Last weekend, riot police broke up a candlelight vigil for Chow Tsz-lok, the Hong Kong University of Science and Technology student, who died back in November. He had fallen a story from a parking garage as Hong Kong police were “clearing a group of anti-government protesters.”
“Police said they seized petrol bombs, bricks and other protest items from the car park where the memorial was held,” reports the South China Morning Post. “Officers then stopped rally-goers from leaving and checked their identity cards and bags, arresting more than 40 people for unlawful assembly.”
If the police can be believed.
As Tom Grundy, editor-in-chief of Hong Kong Free Press, puts it: “[P]eople just don’t trust the Government.”
While people were violently arrested, it wasn’t for violence or weapons. It was for daring to use what we call “freedom of assembly.”
Now with the spread of the COVID-19 virus, protesters have been reluctant to call for mass gatherings. Nicholas Bequelin, a Hong Kong-based regional director of Amnesty International, told the Australian Broadcasting Corporation, “The authorities may be counting on the coronavirus epidemic to extinguish the unrest.”*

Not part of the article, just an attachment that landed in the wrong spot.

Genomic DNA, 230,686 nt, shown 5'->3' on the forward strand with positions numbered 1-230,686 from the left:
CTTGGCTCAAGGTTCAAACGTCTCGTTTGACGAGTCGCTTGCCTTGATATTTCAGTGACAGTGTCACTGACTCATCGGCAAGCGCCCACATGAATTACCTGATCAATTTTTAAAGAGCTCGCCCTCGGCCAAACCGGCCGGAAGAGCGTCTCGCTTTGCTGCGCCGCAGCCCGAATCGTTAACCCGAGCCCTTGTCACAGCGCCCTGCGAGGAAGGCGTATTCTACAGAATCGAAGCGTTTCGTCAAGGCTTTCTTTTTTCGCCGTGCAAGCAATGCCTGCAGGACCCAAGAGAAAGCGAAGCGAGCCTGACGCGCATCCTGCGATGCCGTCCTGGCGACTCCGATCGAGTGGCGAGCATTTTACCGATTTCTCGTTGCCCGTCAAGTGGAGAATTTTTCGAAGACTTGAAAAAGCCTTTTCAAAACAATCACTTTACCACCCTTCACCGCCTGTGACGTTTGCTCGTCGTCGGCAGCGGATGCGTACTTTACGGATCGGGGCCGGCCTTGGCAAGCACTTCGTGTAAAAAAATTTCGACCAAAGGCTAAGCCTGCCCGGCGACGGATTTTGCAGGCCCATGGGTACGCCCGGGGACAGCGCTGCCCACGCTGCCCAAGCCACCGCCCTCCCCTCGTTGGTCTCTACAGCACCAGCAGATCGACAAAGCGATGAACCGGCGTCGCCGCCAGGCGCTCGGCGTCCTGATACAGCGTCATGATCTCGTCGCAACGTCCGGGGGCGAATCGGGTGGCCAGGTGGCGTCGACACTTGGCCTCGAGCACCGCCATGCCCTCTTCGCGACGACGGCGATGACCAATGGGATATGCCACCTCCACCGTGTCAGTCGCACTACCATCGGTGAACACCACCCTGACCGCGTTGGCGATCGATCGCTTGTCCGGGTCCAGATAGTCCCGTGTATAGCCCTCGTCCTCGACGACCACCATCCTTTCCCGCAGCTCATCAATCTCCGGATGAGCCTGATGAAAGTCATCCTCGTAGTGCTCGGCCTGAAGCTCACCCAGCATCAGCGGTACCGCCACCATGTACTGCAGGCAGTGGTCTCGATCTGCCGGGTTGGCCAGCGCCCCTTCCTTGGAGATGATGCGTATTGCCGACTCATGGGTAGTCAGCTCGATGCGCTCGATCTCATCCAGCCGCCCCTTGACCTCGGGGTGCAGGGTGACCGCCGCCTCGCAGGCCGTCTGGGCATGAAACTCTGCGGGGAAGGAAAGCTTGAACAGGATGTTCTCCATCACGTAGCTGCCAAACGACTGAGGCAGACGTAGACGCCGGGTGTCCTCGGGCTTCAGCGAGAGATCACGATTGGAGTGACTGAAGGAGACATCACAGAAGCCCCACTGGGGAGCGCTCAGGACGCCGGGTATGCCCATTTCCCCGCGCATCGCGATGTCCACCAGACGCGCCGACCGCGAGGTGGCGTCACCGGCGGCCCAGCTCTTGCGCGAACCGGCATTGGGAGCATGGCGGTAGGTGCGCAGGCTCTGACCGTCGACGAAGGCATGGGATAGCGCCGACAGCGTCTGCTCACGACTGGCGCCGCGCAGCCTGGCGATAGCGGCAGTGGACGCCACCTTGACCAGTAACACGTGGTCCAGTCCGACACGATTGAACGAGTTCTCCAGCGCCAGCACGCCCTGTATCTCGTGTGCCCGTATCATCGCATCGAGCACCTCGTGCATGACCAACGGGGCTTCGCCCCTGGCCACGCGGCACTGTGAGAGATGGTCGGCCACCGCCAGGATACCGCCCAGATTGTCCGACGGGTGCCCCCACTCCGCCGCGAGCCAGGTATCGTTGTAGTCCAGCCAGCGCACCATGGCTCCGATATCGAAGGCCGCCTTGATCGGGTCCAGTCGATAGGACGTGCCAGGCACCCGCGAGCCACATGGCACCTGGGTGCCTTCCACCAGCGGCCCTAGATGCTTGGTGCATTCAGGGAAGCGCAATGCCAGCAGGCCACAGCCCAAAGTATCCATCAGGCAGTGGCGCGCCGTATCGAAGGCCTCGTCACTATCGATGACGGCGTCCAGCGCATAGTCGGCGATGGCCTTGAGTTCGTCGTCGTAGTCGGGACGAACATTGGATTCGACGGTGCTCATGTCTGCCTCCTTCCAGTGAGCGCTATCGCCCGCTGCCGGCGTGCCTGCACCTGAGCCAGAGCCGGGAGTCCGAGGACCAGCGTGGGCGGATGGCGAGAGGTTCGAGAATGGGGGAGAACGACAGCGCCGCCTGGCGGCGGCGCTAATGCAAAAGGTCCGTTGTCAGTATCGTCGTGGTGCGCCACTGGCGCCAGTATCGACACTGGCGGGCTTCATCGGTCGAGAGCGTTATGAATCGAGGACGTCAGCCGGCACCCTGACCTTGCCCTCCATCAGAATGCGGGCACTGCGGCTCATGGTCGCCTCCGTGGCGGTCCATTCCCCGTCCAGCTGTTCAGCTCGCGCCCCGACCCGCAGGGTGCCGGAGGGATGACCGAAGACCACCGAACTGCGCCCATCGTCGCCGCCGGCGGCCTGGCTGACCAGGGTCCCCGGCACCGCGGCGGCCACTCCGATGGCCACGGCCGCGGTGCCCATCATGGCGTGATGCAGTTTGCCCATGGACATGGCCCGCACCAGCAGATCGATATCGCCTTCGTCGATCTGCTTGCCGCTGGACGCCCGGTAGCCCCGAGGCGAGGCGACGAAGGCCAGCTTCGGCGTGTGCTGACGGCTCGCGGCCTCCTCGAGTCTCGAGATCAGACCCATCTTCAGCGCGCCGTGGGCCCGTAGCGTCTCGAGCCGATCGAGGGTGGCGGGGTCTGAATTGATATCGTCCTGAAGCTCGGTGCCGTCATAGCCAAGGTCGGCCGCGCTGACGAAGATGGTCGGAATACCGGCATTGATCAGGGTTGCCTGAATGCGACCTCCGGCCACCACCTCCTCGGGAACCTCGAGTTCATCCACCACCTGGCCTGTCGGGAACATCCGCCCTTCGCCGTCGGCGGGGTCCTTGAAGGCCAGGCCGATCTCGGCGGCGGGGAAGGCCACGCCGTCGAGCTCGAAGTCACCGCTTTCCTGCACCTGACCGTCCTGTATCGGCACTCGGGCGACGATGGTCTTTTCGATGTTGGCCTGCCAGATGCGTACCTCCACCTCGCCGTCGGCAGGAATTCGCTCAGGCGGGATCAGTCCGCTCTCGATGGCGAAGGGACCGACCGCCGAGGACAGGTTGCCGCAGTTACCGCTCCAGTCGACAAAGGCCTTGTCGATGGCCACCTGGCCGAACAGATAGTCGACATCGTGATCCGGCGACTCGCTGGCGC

On Friday, authorities used the lull to charge three prominent pro-democracy leaders — Jimmy Lai, owner of media highly critical of China; Yeung Sum, the former Democratic Party chairman; and the Labour Party vice-chairman, Lee Cheuk-yan — for taking part in a protest march last year.
They join more than 7,000 demonstrators arrested since the protest movement began last June.
Young people — and some not-so-young — are risking their very lives for freedom, for the right to choose their leaders . . . knowing that without such basic mechanisms, they have no defense against the Butchers of Beijing.
This is Common Sense. I’m Paul Jacob.
* Amnesty International has called for an “independent investigation into police violence.”